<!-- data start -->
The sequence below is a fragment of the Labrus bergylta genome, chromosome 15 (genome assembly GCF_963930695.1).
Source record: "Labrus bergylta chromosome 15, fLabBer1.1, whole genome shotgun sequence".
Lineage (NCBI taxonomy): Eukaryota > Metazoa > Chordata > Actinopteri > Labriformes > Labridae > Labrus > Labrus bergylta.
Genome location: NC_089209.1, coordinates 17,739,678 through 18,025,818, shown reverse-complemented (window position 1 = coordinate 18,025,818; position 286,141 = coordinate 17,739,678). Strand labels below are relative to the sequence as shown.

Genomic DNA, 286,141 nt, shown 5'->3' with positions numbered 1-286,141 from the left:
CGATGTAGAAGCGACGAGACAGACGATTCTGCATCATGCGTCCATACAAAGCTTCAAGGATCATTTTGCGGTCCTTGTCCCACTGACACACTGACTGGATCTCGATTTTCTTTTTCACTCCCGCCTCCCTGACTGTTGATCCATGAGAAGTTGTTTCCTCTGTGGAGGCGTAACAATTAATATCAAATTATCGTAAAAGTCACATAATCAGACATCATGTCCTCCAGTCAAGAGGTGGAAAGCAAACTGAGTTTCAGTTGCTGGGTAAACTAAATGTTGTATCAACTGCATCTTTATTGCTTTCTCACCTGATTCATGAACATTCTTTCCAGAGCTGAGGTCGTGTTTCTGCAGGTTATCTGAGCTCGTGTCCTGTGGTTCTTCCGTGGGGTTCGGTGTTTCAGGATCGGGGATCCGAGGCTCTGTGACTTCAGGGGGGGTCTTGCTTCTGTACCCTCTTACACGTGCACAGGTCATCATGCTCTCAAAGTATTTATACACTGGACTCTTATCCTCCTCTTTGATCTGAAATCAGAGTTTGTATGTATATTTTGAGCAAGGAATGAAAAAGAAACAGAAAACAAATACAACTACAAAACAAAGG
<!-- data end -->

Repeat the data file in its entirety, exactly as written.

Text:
The sequence below is a fragment of the Labrus bergylta genome, chromosome 15 (genome assembly GCF_963930695.1).
Source record: "Labrus bergylta chromosome 15, fLabBer1.1, whole genome shotgun sequence".
Lineage (NCBI taxonomy): Eukaryota > Metazoa > Chordata > Actinopteri > Labriformes > Labridae > Labrus > Labrus bergylta.
Genome location: NC_089209.1, coordinates 17,739,678 through 18,025,818, shown reverse-complemented (window position 1 = coordinate 18,025,818; position 286,141 = coordinate 17,739,678). Strand labels below are relative to the sequence as shown.

Genomic DNA, 286,141 nt, shown 5'->3' with positions numbered 1-286,141 from the left:
CGATGTAGAAGCGACGAGACAGACGATTCTGCATCATGCGTCCATACAAAGCTTCAAGGATCATTTTGCGGTCCTTGTCCCACTGACACACTGACTGGATCTCGATTTTCTTTTTCACTCCCGCCTCCCTGACTGTTGATCCATGAGAAGTTGTTTCCTCTGTGGAGGCGTAACAATTAATATCAAATTATCGTAAAAGTCACATAATCAGACATCATGTCCTCCAGTCAAGAGGTGGAAAGCAAACTGAGTTTCAGTTGCTGGGTAAACTAAATGTTGTATCAACTGCATCTTTATTGCTTTCTCACCTGATTCATGAACATTCTTTCCAGAGCTGAGGTCGTGTTTCTGCAGGTTATCTGAGCTCGTGTCCTGTGGTTCTTCCGTGGGGTTCGGTGTTTCAGGATCGGGGATCCGAGGCTCTGTGACTTCAGGGGGGGTCTTGCTTCTGTACCCTCTTACACGTGCACAGGTCATCATGCTCTCAAAGTATTTATACACTGGACTCTTATCCTCCTCTTTGATCTGAAATCAGAGTTTGTATGTATATTTTGAGCAAGGAATGAAAAAGAAACAGAAAACAAATACAACTACAAAACAAAGG